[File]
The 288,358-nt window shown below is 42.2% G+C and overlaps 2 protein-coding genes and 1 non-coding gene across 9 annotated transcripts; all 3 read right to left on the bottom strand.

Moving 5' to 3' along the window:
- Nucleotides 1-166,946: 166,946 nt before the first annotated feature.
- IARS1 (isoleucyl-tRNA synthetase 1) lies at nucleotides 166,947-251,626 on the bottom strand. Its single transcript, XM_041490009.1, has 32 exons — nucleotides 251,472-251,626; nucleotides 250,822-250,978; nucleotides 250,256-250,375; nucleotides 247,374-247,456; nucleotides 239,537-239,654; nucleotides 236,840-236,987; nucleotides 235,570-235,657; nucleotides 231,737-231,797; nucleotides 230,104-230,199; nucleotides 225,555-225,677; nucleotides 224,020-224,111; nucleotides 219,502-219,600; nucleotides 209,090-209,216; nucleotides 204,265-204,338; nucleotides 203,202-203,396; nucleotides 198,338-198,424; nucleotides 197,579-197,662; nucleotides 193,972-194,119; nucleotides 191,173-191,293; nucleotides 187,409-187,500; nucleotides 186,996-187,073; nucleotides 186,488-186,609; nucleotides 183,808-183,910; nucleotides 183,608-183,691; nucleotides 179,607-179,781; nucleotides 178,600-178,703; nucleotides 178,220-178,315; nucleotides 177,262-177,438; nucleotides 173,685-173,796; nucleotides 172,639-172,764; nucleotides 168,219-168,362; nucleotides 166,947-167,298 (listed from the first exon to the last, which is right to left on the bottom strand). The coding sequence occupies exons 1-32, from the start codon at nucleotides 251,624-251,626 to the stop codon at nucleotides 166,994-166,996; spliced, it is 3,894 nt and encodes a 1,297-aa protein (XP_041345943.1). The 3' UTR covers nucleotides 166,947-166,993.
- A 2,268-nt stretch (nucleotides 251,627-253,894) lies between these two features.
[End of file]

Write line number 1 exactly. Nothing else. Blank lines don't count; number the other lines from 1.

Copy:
The 288,358-nt window shown below is 42.2% G+C and overlaps 2 protein-coding genes and 1 non-coding gene across 9 annotated transcripts; all 3 read right to left on the bottom strand.